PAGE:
One app uses drones to find survivors in hard-to-reach areas hit by natural disasters. Another uses a set-top camera accessory to spot scoliosis early in patients. A third uses games to encourage young diabetics to monitor their blood-sugar levels.

On the surface, these apps might look like they have nothing to do with each other, but they have some key elements in common:

The Imagine Cup is an annual global app competition among university students with more than $200,000 in cash prizes and tens of thousands of participants every year. Imagine Cup entrants must be currently enrolled university students, and each team is required to build and present an app hosted on Azure.

Microsoft uses the Imagine Cup competition to tout the benefits of using Azure as a development platform among university students worldwide. As savvy as today’s computer-science students might be, they still might not be familiar with some of the surprisingly powerful features available on Azure, such as its set of approximately 30 artificial-intelligence (AI) APIs, called Microsoft Cognitive Services. Developers can tap into Cognitive Service to easily add sophisticated capabilities to their apps, such as facial recognition, text analytics, and real-time speech translation. Having such power readily available is a huge boon to college-aged developers, who in the past have been responsible for dreaming up and creating many of the world’s most important apps, such as Twitter and Facebook.

Microsoft hopes Imagine Cup can make students aware of the openness of the Azure cloud platform. Gone are the days when the Redmond giant would promote its own applications and platforms over open-source solutions. Now, instead, Microsoft uses its willingness to embrace open-source solutions as a key selling point. Take its big-data solution, Azure HDInsight, as an example. HDInsight runs on Azure, but it is largely built from industry-standard, open-source big-data components, such as Apache Hadoop, Apache Hive, and Apache Spark.

Imagine Cup is popular worldwide, but new students still need to learn about the competition every year. And as part of the yearly strategy to spread the word about Imagine Cup and the Azure cloud, Microsoft evangelists go on a university tour, known as the Red Shirt Dev Tour, to teach students about the cool things their peers have been doing on the Azure cloud platform.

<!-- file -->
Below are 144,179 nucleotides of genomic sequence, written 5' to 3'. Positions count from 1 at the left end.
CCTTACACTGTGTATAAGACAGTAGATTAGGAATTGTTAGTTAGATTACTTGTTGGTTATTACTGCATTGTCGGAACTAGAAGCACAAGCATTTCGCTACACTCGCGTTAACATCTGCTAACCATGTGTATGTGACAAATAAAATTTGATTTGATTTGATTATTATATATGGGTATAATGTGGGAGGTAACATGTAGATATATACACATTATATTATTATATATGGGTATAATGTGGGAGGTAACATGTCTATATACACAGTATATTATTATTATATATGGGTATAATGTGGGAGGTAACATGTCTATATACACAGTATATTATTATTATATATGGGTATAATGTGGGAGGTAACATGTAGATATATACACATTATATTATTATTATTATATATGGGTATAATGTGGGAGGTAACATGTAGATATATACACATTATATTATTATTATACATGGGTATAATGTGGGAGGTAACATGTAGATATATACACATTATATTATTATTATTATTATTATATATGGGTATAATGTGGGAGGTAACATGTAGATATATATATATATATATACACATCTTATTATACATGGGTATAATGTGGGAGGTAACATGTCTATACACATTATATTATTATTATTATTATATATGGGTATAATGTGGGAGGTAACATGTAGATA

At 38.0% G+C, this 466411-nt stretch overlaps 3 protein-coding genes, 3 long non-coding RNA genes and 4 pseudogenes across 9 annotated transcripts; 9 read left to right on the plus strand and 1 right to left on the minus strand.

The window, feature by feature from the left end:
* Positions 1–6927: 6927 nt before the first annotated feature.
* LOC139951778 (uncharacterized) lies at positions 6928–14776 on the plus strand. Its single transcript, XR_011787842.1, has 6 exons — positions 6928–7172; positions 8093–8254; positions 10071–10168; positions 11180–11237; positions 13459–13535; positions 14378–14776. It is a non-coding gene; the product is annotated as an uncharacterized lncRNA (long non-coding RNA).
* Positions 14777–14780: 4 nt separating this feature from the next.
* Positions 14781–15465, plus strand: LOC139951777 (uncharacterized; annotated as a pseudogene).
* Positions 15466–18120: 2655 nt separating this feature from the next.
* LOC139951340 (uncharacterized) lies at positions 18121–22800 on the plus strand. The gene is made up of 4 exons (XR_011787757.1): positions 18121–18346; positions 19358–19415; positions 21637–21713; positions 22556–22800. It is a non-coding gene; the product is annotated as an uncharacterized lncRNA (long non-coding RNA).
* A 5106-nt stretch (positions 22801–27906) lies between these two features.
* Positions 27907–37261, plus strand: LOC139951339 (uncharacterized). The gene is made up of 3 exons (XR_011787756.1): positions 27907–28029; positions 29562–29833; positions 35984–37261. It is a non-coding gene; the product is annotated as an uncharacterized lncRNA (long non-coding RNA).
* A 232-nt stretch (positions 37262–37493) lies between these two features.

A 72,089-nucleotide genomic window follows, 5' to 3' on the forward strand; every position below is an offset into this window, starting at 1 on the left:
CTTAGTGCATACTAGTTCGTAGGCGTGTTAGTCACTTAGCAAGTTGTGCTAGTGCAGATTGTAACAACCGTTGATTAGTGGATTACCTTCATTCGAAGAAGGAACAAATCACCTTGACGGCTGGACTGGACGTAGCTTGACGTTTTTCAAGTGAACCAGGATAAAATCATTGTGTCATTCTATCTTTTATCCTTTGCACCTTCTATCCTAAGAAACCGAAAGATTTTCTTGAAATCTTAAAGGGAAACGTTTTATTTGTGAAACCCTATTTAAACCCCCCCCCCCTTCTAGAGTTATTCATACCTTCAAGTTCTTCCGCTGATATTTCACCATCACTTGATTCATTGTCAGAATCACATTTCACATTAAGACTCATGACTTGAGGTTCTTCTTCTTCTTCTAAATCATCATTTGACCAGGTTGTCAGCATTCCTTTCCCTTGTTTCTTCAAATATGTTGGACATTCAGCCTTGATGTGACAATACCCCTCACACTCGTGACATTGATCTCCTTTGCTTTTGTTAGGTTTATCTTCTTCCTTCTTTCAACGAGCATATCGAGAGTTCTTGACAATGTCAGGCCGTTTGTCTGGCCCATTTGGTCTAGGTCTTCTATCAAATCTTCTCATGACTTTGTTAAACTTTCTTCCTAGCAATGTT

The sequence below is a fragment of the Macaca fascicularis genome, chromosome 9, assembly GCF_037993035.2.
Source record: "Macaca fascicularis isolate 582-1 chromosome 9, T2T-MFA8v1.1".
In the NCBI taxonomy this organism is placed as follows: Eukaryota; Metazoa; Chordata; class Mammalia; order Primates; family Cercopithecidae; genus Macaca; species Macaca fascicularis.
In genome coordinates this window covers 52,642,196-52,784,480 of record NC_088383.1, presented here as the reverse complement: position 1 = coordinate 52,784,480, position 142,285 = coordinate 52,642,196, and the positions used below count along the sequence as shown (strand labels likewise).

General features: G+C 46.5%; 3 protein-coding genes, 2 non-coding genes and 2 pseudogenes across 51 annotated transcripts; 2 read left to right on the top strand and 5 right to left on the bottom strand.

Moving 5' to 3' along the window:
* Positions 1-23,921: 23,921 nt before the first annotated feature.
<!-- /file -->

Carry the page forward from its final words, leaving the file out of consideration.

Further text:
This year, Microsoft enlisted the help of Prowess to create all its supporting materials for the Red Shirt Dev Tour, including all the hands-on labs for students, a prototype web app displaying the power of the Azure platform’s built-in APIs, and multiple presentations.

As we began working on the project, a senior Microsoft evangelist told us that the company isn’t using the Red Shirt Dev Tour to persuade students to abandon other cloud platforms, such as Amazon Web Services (AWS), and focus entirely on Azure. Instead, Microsoft wants students to know what the Azure platform’s strengths are, so that they can make informed decisions in the future and choose the best development platforms for their applications.

The tagline for Imagine Cup is “Dream it. Build it. Live it.” And for us here at Prowess, it’s an honor to use our broad range of skills to help Microsoft encourage students around the world to dream, build, and live out new careers as developers, imagining great new applications and then seeing their dreams through to realization.

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